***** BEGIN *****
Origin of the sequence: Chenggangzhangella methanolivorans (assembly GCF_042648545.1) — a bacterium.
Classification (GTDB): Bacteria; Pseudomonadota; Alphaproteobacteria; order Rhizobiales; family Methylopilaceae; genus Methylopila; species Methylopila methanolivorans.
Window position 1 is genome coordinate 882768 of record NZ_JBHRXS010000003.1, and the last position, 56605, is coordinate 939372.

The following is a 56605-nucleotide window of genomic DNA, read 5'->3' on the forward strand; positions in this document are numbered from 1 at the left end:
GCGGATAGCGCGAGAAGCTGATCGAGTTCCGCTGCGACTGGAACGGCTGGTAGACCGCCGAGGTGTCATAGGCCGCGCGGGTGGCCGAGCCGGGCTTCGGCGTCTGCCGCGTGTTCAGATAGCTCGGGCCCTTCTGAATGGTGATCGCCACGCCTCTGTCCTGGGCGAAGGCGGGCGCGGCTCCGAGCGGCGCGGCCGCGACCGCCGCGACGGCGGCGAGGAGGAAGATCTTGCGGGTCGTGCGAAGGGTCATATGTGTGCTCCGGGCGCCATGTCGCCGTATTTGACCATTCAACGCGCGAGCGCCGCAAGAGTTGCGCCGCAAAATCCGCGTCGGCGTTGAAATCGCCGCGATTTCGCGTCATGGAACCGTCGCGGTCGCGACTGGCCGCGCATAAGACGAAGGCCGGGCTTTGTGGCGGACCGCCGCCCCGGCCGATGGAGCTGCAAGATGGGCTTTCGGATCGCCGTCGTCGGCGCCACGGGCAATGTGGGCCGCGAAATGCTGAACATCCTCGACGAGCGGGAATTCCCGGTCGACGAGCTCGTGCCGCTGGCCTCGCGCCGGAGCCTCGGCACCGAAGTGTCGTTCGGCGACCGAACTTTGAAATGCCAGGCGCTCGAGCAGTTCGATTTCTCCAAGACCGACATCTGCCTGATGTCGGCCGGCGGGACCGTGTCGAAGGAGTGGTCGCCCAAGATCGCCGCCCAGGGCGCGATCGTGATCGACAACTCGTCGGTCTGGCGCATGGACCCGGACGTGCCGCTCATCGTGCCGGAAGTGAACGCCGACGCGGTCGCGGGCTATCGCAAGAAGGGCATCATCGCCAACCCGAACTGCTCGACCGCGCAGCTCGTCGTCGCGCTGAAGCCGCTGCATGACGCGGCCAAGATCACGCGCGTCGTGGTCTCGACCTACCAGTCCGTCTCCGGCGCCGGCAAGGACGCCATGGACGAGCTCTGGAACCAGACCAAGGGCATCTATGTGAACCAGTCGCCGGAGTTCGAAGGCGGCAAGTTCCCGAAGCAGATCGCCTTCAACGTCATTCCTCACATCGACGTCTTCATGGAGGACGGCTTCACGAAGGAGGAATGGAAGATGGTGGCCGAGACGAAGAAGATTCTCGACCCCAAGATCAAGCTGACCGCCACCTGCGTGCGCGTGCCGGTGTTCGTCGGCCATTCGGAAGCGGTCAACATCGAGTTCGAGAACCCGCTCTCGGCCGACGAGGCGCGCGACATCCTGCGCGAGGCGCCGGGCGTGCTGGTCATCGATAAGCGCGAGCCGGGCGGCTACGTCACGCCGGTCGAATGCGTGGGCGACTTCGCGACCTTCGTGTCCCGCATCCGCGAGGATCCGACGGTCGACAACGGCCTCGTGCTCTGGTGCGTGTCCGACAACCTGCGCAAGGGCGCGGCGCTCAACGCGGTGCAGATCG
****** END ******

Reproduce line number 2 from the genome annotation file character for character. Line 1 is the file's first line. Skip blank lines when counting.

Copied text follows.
Classification (GTDB): Bacteria; Pseudomonadota; Alphaproteobacteria; order Rhizobiales; family Methylopilaceae; genus Methylopila; species Methylopila methanolivorans.